A match made in heaven: Tribal critical race theory and critical indigenous research methodologies

Bryan Mc Kinley Jones Brayboy, Jeremiah Chin

Research output: Chapter in Book/Report/Conference proceedingChapter

12 Scopus citations


Utilizing a counter-narrative, this chapter will highlight the ways that Critical Race Theory informs the ways that we think about, collect, and engage data as Indigenous people. The protagonist, Henry Sampson, explores the epistemological and ontological tensions often inherent in “mainstream” methods and their concomitant methodologies. In his engagement with his colleague, Lola Pons, and student, Jerome Jackson, Sampson points to the ways that his own research, as an Indigenous man, has been framed by the intersections between Critical Race Theory (CRT) and Critical Indigenous Research Methodologies (CIRM). These connections revolve around what Sampson calls the four Rs: relationality, responsibility, reciprocity, and respect. Ultimately, Sampson argues that connecting CRT with CIRM has allowed him to create a custom-made way of thinking about, and doing, research in tribal communities.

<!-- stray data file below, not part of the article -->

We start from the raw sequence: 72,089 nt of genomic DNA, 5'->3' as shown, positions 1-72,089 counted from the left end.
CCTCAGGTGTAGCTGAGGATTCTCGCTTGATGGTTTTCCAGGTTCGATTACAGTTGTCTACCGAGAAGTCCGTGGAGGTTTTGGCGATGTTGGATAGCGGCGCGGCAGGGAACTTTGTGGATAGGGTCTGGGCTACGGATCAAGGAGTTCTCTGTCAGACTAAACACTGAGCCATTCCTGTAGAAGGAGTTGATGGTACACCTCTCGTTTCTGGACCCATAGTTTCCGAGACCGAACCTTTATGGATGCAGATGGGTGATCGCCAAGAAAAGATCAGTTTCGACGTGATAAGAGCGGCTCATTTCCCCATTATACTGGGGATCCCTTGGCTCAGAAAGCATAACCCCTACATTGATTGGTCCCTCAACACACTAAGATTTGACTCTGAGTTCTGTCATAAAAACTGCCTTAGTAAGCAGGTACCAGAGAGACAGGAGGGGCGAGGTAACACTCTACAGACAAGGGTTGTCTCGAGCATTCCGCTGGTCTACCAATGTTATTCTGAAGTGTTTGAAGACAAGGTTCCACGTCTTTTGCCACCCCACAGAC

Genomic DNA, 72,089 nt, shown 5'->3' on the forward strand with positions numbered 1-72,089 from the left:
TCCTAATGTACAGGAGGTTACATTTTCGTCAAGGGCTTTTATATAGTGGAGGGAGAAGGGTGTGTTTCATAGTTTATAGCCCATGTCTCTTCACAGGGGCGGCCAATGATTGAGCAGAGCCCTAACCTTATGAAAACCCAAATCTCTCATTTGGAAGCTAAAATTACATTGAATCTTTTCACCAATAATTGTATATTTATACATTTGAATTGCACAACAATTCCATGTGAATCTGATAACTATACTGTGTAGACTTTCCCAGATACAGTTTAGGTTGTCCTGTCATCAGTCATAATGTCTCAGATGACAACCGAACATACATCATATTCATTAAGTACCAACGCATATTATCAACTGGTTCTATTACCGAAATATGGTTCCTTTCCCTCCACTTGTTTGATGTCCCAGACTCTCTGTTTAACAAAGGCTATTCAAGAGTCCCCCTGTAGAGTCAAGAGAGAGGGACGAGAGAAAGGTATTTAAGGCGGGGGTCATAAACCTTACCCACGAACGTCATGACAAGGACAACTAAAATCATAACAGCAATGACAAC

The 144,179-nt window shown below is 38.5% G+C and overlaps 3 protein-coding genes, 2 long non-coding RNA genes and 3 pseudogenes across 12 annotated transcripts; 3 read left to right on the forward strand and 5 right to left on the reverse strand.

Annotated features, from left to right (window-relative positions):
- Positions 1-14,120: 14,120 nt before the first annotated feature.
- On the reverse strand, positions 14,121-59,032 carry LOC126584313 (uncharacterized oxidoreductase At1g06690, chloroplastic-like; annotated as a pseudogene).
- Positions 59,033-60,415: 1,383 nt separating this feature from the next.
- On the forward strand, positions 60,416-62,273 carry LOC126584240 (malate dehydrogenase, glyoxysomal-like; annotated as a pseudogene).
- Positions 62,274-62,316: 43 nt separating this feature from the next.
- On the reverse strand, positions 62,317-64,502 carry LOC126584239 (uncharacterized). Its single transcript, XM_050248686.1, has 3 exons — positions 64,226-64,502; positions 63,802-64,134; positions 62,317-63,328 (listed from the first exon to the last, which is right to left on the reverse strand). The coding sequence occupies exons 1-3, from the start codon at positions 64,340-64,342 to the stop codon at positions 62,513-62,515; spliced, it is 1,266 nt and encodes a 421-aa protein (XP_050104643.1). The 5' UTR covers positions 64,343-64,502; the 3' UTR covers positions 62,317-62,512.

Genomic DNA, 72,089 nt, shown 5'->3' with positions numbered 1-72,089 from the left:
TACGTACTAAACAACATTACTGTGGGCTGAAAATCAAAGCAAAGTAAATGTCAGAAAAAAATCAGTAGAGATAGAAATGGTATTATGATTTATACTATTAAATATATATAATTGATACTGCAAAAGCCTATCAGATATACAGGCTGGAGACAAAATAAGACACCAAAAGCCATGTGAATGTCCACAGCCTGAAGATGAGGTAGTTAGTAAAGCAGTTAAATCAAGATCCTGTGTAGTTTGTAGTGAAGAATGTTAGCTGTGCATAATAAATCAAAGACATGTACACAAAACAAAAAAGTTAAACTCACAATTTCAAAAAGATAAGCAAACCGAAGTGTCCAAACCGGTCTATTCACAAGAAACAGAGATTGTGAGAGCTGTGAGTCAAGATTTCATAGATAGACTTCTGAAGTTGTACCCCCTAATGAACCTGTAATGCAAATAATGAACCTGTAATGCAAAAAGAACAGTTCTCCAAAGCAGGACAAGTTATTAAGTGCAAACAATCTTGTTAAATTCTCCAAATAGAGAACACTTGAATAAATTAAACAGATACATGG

Original languageEnglish (US)
Title of host publicationUnderstanding Critical Race Research Methods and Methodologies
Subtitle of host publicationLessons from the Field
PublisherTaylor and Francis
Number of pages13
ISBN (Electronic)9781351587624
ISBN (Print)9781138294691
StatePublished - Jan 1 2018
Externally publishedYes

ASJC Scopus subject areas

  • General Social Sciences


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